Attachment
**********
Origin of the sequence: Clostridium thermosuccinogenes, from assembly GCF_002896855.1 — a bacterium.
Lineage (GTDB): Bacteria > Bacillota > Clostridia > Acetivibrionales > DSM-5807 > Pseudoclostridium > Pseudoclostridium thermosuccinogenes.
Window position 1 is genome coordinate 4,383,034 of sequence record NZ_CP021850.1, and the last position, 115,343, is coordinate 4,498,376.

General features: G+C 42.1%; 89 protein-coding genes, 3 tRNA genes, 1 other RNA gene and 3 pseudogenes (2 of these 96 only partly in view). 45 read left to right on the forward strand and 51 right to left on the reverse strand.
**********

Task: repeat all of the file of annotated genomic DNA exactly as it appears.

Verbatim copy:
Origin of the sequence: Clostridium thermosuccinogenes, from assembly GCF_002896855.1 — a bacterium.
Lineage (GTDB): Bacteria > Bacillota > Clostridia > Acetivibrionales > DSM-5807 > Pseudoclostridium > Pseudoclostridium thermosuccinogenes.
Window position 1 is genome coordinate 4,383,034 of sequence record NZ_CP021850.1, and the last position, 115,343, is coordinate 4,498,376.

General features: G+C 42.1%; 89 protein-coding genes, 3 tRNA genes, 1 other RNA gene and 3 pseudogenes (2 of these 96 only partly in view). 45 read left to right on the forward strand and 51 right to left on the reverse strand.